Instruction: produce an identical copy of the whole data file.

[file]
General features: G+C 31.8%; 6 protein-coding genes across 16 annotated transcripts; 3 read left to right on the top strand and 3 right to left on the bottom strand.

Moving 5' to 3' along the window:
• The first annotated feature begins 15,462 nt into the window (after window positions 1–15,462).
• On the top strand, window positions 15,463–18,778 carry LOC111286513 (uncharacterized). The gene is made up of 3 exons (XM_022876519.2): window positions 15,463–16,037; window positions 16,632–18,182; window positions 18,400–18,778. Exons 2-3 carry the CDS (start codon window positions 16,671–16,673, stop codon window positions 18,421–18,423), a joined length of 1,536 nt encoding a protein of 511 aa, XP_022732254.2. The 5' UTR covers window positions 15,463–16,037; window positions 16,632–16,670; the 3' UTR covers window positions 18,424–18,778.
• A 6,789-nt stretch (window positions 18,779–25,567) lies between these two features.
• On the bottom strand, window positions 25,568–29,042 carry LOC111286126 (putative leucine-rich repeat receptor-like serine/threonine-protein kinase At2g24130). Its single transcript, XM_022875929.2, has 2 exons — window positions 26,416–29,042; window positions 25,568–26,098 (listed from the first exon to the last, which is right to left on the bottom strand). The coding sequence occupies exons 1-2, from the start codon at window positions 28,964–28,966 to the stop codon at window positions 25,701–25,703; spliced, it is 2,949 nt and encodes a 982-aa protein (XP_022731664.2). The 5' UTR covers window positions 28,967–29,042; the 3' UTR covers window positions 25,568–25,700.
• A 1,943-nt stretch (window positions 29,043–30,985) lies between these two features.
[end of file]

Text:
General features: G+C 31.8%; 6 protein-coding genes across 16 annotated transcripts; 3 read left to right on the top strand and 3 right to left on the bottom strand.

Moving 5' to 3' along the window:
• The first annotated feature begins 15,462 nt into the window (after window positions 1–15,462).
• On the top strand, window positions 15,463–18,778 carry LOC111286513 (uncharacterized). The gene is made up of 3 exons (XM_022876519.2): window positions 15,463–16,037; window positions 16,632–18,182; window positions 18,400–18,778. Exons 2-3 carry the CDS (start codon window positions 16,671–16,673, stop codon window positions 18,421–18,423), a joined length of 1,536 nt encoding a protein of 511 aa, XP_022732254.2. The 5' UTR covers window positions 15,463–16,037; window positions 16,632–16,670; the 3' UTR covers window positions 18,424–18,778.
• A 6,789-nt stretch (window positions 18,779–25,567) lies between these two features.
• On the bottom strand, window positions 25,568–29,042 carry LOC111286126 (putative leucine-rich repeat receptor-like serine/threonine-protein kinase At2g24130). Its single transcript, XM_022875929.2, has 2 exons — window positions 26,416–29,042; window positions 25,568–26,098 (listed from the first exon to the last, which is right to left on the bottom strand). The coding sequence occupies exons 1-2, from the start codon at window positions 28,964–28,966 to the stop codon at window positions 25,701–25,703; spliced, it is 2,949 nt and encodes a 982-aa protein (XP_022731664.2). The 5' UTR covers window positions 28,967–29,042; the 3' UTR covers window positions 25,568–25,700.
• A 1,943-nt stretch (window positions 29,043–30,985) lies between these two features.